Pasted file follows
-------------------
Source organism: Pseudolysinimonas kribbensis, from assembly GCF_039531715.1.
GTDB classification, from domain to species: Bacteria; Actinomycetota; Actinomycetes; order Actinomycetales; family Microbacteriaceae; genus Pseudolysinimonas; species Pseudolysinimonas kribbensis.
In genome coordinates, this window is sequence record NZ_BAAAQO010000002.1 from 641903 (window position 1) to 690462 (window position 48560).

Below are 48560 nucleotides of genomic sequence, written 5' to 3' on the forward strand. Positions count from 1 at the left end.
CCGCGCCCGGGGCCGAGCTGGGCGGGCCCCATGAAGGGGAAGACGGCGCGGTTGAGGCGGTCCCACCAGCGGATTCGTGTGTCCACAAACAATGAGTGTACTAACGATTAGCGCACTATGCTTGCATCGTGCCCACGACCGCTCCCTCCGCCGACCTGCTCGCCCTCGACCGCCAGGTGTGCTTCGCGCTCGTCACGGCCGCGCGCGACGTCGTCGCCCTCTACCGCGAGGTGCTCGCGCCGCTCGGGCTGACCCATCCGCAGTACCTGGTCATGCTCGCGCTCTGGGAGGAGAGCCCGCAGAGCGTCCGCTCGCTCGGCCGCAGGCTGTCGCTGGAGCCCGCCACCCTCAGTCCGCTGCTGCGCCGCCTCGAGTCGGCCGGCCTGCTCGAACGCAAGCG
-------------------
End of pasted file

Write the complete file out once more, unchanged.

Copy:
Source organism: Pseudolysinimonas kribbensis, from assembly GCF_039531715.1.
GTDB classification, from domain to species: Bacteria; Actinomycetota; Actinomycetes; order Actinomycetales; family Microbacteriaceae; genus Pseudolysinimonas; species Pseudolysinimonas kribbensis.
In genome coordinates, this window is sequence record NZ_BAAAQO010000002.1 from 641903 (window position 1) to 690462 (window position 48560).

Below are 48560 nucleotides of genomic sequence, written 5' to 3' on the forward strand. Positions count from 1 at the left end.
CCGCGCCCGGGGCCGAGCTGGGCGGGCCCCATGAAGGGGAAGACGGCGCGGTTGAGGCGGTCCCACCAGCGGATTCGTGTGTCCACAAACAATGAGTGTACTAACGATTAGCGCACTATGCTTGCATCGTGCCCACGACCGCTCCCTCCGCCGACCTGCTCGCCCTCGACCGCCAGGTGTGCTTCGCGCTCGTCACGGCCGCGCGCGACGTCGTCGCCCTCTACCGCGAGGTGCTCGCGCCGCTCGGGCTGACCCATCCGCAGTACCTGGTCATGCTCGCGCTCTGGGAGGAGAGCCCGCAGAGCGTCCGCTCGCTCGGCCGCAGGCTGTCGCTGGAGCCCGCCACCCTCAGTCCGCTGCTGCGCCGCCTCGAGTCGGCCGGCCTGCTCGAACGCAAGCG